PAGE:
FIG. 5 shows an introductory screen for easy navigation of the audit process. It is not necessary that any stage of the process be conducted first once the engagement has been created. At all times an auditor may skip forwards and backwards in the leftmost navigation pane. The leftmost navigation pane consists of categories for the identification of risks, assessing the effects of those risks, review and modification of audit programs, and generating planning forms and audit programs. The introductory screen gives an auditor an understanding of the significance of each individual category and what the auditor is meant to accomplish in each category. The introductory screen further assists the auditor by offering a tutorial to assist the auditor in conducting the audit preparation.

FIG. 6 depicts an engagement acceptance form screen having a navigation side pane and an identified risks side pane. This screen allows the auditor to give an initial assessment on whether they can perform the audit being requested. An auditor will input answers to questions such as the type of service being requested. Within the engagement acceptance form 60, there are practical considerations 61 identified in blue. An auditor can select to hide all practical considerations. Practical considerations consist of advice given to the auditor. The engagement acceptance form 60 also is designed for the input of brief description of the services to be performed by the auditor. Further, communications with the party seeking the audit are noted here. This screen also addresses any conflicts of interest to help ensure a professional and trustworthy report.

FIG. 6 shows a right pane where an auditor may add specific identified risks. A risk might be identified at any stage of the audit, and the completion of engagement acceptance form. Understanding the Entity and its Environment form illustrated in FIG. 8 and similar forms provide bases for the auditor to identify applicable risks. An auditor clicks the “Add Risk” box in FIG. 6, and the screen of FIG. 7 appears. FIG. 7 depicts a fraud identification screen where an auditor may enter a type of risk and describe it in any way. The auditor will determine whether this risk is a fraud-related risk and whether it is significant enough to warrant special consideration. Similar to the engagement setup of FIG. 4, the auditor selects audit areas affected by the risk, or may select “overall financial statements” if all audit areas in the financial statements will be at risk.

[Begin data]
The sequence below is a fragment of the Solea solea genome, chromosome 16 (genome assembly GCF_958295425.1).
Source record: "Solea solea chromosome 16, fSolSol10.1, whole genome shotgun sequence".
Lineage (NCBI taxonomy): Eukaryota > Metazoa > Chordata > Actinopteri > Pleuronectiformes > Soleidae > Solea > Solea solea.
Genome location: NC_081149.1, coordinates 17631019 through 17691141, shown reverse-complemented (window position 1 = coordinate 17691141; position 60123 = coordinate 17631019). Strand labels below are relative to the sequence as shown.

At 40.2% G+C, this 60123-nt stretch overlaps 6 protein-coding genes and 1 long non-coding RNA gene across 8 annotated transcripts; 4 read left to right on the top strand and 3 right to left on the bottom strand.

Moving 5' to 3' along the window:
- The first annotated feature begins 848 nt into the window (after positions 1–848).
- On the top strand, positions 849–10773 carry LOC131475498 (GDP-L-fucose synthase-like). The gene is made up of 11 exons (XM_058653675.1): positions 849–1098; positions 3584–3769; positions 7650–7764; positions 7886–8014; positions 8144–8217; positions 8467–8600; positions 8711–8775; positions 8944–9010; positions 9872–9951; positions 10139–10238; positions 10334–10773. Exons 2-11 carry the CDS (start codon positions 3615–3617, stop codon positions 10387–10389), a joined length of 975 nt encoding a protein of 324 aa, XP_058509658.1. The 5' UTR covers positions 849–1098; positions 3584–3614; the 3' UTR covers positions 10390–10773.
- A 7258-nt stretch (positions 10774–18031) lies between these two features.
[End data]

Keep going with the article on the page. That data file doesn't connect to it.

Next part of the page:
In FIG. 8, the Understanding the Entity and its Environment form and associated screen are directed to the goal of having the user better understand the entity being audited. When auditing a business, it is important that the auditor review not only the financial aspects of the business, but how the business operates and its financial plans. Here, the auditor inputs certain information about the entity being audited including their address, structure, ownership, governance. The auditor lists known transactions with related parties such as subsidiaries and other affiliated corporations. The auditor will input the type of industry in which the audited entity operates, including any applicable regulations which affect that industry. If one certain operations of the entity are being audited, the Auditor may explain what other operations the entity is engaged in.

FIG. 9 depicts an Engagement Team Discussion form screen. The engagement team discussion form 80 screen allows the auditor to record the names of the persons authorized to disclose information about the entity. On this screen, the name and title of each person authorized to disclose information within this meeting would be recorded, as would all decisions resulting from this meeting.

FIG. 10 depicts the Fraud Risk Inquiries Form screen. The auditor uses this screen to document the questions the auditor has asked selected employees of the entity and record their answers. This screen is for the bulk of the investigative functionality of the job of an auditor. The Fraud Risk Inquiries Form suggests questions as well as areas to consider when preparing questions.

FIG. 11 depicts the “Understanding the Design and implementation of Internal Control form” screen. The auditor uses this screen to obtain a sufficient knowledge of the control environment to understand the attitudes, awareness, and actions of those governing the entity that relate to internal control and its importance in achieving reliable financial reporting and obtain a sufficient knowledge of the entity's risk assessment process to understand how management identifies business risks that may affect the financial statements and determines how to address those risks. The screen and overall system help auditors obtain a sufficient knowledge of the audited entity's internal control communication process to understand how roles, responsibilities, and significant matters related to financial reporting are communicated.